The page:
Scaling Mount Florida

In an era when even my 106-year-old great aunt has e-mail, it's not unusual to forge bonds with people you've never met. But I have a friend who died before I even knew who he was or how important his life was to me. His name is Arthur Russell.

Arthur was a composer, producer, and cellist who brought together strains of pop, disco, classical, and experimental music on a variety of now highly sought-after releases, including the singles "Is It All Over My Face" by Loose Joints (1980) and "Go Bang #5" by Dinosaur L (1982), and his influential 1986 LP World of Echo. He passed away in 1992, but I didn't make his acquaintance until a year later when I was introduced to his music at a memorial concert in New York.

In the course of researching an article about Russell's posthumous 1994 CD Another Thought, I became completely smitten with his story, his philosophy, and particularly his music. "At one moment he would do something very avant garde, and the next he'd say, 'What I really want is to sound like ABBA,'" Russell's collaborator David Byrne once observed. The more I delved into his oeuvre, the closer I felt to this overlooked innovator. Our relationship has only deepened over time.

So I have little doubt it was Arthur's spirit that steered my hand toward a particular CD recently when I was purging unsolicited review materials from my office. As I aimed the four-track Storm EP by an act called Mount Florida straight at the discard bin, I noticed one of the song titles was "Another Thought." Coincidence? Sure enough, there it was on the sleeve notes: "Words, Arthur Russell."

"I don't know if we did it justice," says Twitch (a.k.a. Keith McIvor), one half of Mount Florida. "It's such a great song." For their version, Twitch and partner M.P. Lancaster created a new backing track, then the Glasgow duo gave guest singer Madeline Macdonald a lyric sheet and nothing else. "I wouldn't let her hear the Arthur Russell one," Twitch insists. "None of our music pays any reference to his, and she'd never heard the song. So it's kind of a collaboration, but it's not. I love his words. What he writes is really magical.

"I don't know if I have any heroes, but if I do, Arthur Russell is one of them," he adds. The longtime house and techno DJ also discovered Russell through his underground disco hits (and misses). "Then I bought the Another Thought CD and went, 'This is really different,' but I loved it. Since then I've tracked down almost everything he's done. It's so very sad he died."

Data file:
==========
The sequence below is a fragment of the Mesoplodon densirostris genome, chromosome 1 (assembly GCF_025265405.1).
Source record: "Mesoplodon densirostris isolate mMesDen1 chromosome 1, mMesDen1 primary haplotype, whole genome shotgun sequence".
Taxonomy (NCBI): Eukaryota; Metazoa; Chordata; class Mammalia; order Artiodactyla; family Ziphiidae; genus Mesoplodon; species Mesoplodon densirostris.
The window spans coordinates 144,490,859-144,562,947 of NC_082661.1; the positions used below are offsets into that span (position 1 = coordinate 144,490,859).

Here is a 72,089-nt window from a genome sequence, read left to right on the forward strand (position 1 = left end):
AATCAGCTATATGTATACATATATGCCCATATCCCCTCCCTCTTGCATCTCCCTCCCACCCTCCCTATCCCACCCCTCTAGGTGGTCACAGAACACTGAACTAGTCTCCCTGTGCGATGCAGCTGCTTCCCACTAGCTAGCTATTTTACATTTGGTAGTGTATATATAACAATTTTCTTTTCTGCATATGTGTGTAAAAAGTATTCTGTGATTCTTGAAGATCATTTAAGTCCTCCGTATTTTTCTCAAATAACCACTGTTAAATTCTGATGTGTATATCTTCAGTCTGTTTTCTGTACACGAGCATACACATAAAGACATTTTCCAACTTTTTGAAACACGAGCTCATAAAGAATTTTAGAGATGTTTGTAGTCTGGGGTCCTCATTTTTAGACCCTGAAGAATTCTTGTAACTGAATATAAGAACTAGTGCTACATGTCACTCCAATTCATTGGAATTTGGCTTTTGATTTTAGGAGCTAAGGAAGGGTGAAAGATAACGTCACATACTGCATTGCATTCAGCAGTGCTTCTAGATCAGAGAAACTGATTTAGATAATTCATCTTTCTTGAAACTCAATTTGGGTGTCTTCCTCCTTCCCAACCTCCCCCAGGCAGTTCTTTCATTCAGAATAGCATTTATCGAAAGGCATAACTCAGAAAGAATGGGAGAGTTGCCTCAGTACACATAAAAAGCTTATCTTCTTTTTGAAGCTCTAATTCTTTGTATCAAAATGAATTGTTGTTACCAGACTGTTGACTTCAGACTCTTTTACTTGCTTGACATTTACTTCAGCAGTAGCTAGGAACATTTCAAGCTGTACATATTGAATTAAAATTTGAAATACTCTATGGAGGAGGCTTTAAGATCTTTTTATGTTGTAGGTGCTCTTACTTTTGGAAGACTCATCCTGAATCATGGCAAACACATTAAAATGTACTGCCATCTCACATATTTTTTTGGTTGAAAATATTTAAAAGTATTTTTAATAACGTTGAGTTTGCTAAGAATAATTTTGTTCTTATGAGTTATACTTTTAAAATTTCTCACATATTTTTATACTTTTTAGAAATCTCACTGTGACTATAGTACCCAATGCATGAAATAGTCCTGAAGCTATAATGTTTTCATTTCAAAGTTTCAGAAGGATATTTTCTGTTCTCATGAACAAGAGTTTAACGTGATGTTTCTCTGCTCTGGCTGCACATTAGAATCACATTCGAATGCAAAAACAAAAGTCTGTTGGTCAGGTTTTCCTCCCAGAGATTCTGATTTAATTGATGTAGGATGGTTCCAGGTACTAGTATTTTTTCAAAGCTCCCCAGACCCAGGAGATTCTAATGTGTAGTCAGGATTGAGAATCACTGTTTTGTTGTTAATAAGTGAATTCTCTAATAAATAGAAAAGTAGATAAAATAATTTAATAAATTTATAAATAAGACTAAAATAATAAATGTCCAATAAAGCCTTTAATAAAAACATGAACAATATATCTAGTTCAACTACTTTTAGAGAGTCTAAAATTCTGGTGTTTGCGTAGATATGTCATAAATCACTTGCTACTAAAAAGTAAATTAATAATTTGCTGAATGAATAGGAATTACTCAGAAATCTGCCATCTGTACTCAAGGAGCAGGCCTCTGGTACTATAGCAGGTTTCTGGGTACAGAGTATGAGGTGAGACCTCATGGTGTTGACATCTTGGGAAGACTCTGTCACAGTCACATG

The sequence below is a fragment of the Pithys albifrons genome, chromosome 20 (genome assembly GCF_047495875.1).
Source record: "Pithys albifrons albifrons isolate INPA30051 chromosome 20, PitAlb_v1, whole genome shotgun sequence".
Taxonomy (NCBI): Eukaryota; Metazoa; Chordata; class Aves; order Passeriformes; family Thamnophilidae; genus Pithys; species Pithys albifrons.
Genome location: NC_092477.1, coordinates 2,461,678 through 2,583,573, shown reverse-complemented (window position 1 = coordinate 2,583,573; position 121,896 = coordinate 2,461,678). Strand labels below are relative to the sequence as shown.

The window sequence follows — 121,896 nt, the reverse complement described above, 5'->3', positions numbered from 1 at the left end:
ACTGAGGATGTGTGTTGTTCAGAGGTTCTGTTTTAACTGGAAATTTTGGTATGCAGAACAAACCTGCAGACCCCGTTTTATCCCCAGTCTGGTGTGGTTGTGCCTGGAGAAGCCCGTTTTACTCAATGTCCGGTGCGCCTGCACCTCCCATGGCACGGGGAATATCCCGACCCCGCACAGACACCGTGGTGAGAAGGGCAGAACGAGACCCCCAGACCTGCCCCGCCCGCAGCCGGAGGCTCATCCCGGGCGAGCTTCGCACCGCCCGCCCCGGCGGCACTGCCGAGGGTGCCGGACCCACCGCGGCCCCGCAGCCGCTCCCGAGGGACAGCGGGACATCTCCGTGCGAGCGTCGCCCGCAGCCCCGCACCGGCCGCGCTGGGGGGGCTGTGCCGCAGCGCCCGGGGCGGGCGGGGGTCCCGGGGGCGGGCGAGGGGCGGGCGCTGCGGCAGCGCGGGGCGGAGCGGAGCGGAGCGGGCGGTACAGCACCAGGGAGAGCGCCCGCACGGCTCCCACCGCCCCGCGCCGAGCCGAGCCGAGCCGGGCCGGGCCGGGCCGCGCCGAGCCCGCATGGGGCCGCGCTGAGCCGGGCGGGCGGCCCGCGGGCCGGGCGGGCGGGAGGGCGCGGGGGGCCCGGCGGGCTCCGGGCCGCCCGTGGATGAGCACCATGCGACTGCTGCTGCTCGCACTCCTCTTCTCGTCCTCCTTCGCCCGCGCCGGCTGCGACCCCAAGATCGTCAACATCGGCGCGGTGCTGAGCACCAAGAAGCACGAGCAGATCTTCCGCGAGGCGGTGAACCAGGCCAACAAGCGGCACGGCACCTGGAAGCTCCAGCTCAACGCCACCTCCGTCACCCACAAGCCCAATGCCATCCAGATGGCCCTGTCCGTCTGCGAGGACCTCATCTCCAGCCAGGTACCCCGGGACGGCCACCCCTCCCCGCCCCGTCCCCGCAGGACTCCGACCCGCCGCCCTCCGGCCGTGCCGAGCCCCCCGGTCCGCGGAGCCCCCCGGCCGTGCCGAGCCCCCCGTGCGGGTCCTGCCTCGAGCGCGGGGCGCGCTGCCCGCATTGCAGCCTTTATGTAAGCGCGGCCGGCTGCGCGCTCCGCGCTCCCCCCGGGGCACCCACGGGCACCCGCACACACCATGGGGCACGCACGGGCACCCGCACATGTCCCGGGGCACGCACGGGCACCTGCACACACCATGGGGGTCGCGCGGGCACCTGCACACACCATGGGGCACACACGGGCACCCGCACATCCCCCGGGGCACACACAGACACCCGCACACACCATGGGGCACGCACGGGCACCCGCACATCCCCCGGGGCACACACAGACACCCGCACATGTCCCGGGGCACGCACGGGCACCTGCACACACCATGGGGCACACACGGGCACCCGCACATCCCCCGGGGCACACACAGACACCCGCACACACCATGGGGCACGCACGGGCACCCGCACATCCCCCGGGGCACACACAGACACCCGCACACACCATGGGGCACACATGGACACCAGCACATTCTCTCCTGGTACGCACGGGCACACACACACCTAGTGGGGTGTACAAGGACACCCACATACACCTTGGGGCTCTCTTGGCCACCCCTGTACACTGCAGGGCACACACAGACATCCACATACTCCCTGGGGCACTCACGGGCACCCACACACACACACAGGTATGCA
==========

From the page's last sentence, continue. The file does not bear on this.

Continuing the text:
No doubt Arthur would approve of Mount Florida's new Arrived Phoenix (on Matador), a dub-infused masterpiece so woozy, fluid, and all over the map it makes Lee "Scratch" Perry sound straitlaced. Flashes of unnerving electro ("Bombast"), garage rock ("Postal"), and a 10-and-a-half-minute opus that intertwines computer manipulations of an improvisation by defunct indie outfit Ganger with haunting cello and violin lines ("Celebration") figure in the program, which builds to an almost unbearable level of excitement before tapering off. "That is very reminiscent of how I DJ," reveals Twitch. "Rather than being on a level, I tend to take things way up, then bring it down really gently—or very suddenly."

Twitch gets to indulge his broad tastes in music (he also names Coil, Alice Coltrane, and Sun Ra as favorites) every week at his Sunday club Optimo. "We started it three years ago," he recalls. "I was bored just playing seamless techno-house all night and thought, 'Damn it, I'm going to start something where I can play whatever I want: disco, house, dub, punk rock, Nina Simone—anything!'" They started off with audiences of 50 and 60 patrons. "Then, after a year and a half, we literally went from having 80 people one night to 300 the next week, and it's been like that ever since. Suddenly, people got it. It's totally rejuvenated my love of DJing. I've played in some outrageous clubs in my time, but this is the maddest thing I've ever done."

It's also reaffirmed my faith that Arthur Russell's work on Earth isn't finished. "At Optimo, we tend to subvert the usual over-hyping [done] by clubs here when they have big-name guest DJs," Twitch wrote in an e-mail a few days after our interview. "One week we plastered the city with posters advertising our latest attraction. The posters simply said, 'Optimo presents the Spirit of Arthur Russell,' and we played all the music we had by him.

"To this day I still get the occasional person raving about that night and how fine a guest Arthur was! It was a bit naughty, but if it made one person curious enough to search out his music, then it was worthwhile."

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